In 2005, the Swedish Academy of Sciences awarded him and his colleague Prof. Vern the Nobel Prize in Physiology and Medicine for "their discovery of the bacterium H. pylori, and its role in gastric ulcer and gastritis diseases". Prof. Marshall continues H. pylori research and is director of the molecular biology laboratory at the University of Western Australia.

    On October 3, 2005, the Nobel Prize Committee for Physiology and Medicine announced that this year's prize was awarded to two Australian researchers, Barry Marshall and Robin Warren, for discovering a bacterium that causes stomach inflammations. The Nobel Prize committee said that in 1982 the two discovered the "important and unexpected finding", according to which stomach inflammations are caused by the bacterium Helicobacter pylori. Infection probably occurs at a very young age and the bacterium remains in the stomach for life, and in most people it does not cause any symptoms. However, it may encourage the creation of a stomach ulcer in 10%-15% of those infected. The ulcer is caused by the bacterium H. pylori encouraging the creation of acidic products in the stomach, and this leads to damage to the stomach and the inner lining of the intestines. The bacteria that the scientists discovered causes more than 90% of duodenal ulcers and 80% of stomach ulcers. About two-thirds of the world's population is infected with the bacterium, but most do not suffer from any symptoms. However, the bacterium may lead to the development of stomach cancer, which is the second deadliest cancer.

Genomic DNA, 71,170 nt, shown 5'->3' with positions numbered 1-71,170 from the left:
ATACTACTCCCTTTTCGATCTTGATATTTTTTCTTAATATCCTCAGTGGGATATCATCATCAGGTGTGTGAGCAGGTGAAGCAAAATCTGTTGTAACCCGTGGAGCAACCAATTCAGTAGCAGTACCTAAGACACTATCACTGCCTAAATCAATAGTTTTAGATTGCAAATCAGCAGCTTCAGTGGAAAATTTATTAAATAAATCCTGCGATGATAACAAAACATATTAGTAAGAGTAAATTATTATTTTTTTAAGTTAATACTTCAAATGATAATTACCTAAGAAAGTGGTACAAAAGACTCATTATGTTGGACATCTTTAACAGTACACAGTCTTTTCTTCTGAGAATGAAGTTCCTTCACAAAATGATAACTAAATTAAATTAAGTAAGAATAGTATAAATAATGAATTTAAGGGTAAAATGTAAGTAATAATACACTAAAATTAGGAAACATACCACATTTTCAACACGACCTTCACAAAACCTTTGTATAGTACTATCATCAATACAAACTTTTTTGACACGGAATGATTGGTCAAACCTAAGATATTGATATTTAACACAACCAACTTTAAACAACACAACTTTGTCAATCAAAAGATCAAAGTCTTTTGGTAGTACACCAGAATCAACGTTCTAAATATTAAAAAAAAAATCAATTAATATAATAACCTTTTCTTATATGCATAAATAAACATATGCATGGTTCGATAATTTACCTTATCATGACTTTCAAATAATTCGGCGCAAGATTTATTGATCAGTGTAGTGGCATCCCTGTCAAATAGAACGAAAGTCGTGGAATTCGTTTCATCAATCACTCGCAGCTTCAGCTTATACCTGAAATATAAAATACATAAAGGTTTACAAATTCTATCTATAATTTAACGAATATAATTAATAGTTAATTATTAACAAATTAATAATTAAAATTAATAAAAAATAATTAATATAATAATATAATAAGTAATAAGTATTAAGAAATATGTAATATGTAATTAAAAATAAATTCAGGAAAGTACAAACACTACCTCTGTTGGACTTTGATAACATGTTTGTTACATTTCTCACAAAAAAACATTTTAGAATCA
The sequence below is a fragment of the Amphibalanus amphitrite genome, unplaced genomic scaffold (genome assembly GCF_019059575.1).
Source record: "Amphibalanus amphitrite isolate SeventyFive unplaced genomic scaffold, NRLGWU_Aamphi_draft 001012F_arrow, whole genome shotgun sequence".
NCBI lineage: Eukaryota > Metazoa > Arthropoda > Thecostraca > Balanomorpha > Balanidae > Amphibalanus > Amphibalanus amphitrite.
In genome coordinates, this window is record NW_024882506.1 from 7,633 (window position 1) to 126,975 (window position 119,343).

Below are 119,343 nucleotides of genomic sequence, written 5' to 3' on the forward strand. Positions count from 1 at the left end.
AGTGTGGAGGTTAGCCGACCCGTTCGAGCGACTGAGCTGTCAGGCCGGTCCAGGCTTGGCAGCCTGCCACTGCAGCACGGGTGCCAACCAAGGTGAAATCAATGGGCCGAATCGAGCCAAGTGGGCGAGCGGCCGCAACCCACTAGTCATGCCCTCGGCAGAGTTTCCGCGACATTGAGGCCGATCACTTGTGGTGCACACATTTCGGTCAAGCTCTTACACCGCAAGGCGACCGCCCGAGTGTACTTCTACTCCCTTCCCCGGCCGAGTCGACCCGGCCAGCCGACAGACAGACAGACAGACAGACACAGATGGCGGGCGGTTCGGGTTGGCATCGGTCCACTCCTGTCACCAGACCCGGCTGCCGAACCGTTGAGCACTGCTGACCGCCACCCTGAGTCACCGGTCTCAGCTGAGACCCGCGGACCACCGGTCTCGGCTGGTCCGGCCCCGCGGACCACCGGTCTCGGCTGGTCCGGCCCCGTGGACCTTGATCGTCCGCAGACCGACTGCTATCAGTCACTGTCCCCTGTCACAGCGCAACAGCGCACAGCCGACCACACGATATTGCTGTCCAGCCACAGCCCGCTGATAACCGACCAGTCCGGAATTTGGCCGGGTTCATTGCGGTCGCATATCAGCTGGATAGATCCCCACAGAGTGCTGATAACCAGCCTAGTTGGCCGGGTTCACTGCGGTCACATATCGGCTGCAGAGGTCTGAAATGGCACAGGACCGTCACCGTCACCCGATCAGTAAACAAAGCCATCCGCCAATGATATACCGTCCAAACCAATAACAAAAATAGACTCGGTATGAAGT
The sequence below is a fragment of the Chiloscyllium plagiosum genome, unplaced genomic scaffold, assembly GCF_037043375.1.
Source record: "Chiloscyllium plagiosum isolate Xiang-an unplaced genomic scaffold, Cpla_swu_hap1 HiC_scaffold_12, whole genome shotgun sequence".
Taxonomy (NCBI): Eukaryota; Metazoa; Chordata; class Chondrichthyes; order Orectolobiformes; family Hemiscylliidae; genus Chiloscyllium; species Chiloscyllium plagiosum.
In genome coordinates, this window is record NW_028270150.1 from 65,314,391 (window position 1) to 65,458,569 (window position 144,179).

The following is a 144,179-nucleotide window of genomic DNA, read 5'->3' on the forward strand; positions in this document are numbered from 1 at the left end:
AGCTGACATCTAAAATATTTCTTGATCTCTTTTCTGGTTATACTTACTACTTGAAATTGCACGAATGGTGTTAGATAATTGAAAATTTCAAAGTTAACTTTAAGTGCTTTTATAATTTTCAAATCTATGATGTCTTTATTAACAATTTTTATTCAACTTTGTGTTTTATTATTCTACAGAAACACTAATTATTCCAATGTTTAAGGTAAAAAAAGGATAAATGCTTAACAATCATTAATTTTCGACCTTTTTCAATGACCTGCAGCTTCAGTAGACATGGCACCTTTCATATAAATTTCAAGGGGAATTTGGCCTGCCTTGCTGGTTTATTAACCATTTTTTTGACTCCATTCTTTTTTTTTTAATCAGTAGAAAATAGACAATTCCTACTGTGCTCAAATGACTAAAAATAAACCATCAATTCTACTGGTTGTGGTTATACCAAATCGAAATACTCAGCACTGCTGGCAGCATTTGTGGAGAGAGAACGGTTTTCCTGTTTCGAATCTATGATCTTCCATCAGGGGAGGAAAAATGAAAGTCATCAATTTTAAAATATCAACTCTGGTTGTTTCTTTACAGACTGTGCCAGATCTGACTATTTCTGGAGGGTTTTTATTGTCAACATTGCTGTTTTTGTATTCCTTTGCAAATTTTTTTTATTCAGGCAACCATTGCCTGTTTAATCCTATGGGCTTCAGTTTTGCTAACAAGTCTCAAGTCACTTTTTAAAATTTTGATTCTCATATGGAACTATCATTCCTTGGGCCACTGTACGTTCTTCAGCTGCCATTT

I hate the corrupt establishment

  32. It is sad to say this, but the decision of the MLA does not demonstrate sound judgment. The opinion is completely self-interested - and the forces coming from the university establishments are responsible for it, who have chosen to overthrow an entire field (complementary medicine, as opposed to 'alternative') mainly because this child will not be born to them, and also because of progressive brain and functional stagnation that the MLA suffers from.

    There are many studies that unambiguously indicate that nutrition in its more holistic format is more effective, in many cases, than the diet that flaunts its 'clinical' academic glory (and the controversy surrounding milk, which began with insights into holistic nutrition, and the abundance of research it has entailed - is just one demonstration of the issue).
    There are many studies that prove the unequivocal effectiveness of herbal medicine in its modern edition, as it develops within the framework of complementary medicine, and its priority, in many cases, over the solutions offered by conventional medicine and the pharmacology of synthetic substances.
    There is a very respectable therapeutic practice in various fields of complementary medicine (for example, diagnosis and neutralization of allergies using the AIPAC method) that do not yet have scientific research as their basis, but they prove themselves at the therapeutic level to be excellent, much better than what conventional medicine is able to offer in those fields.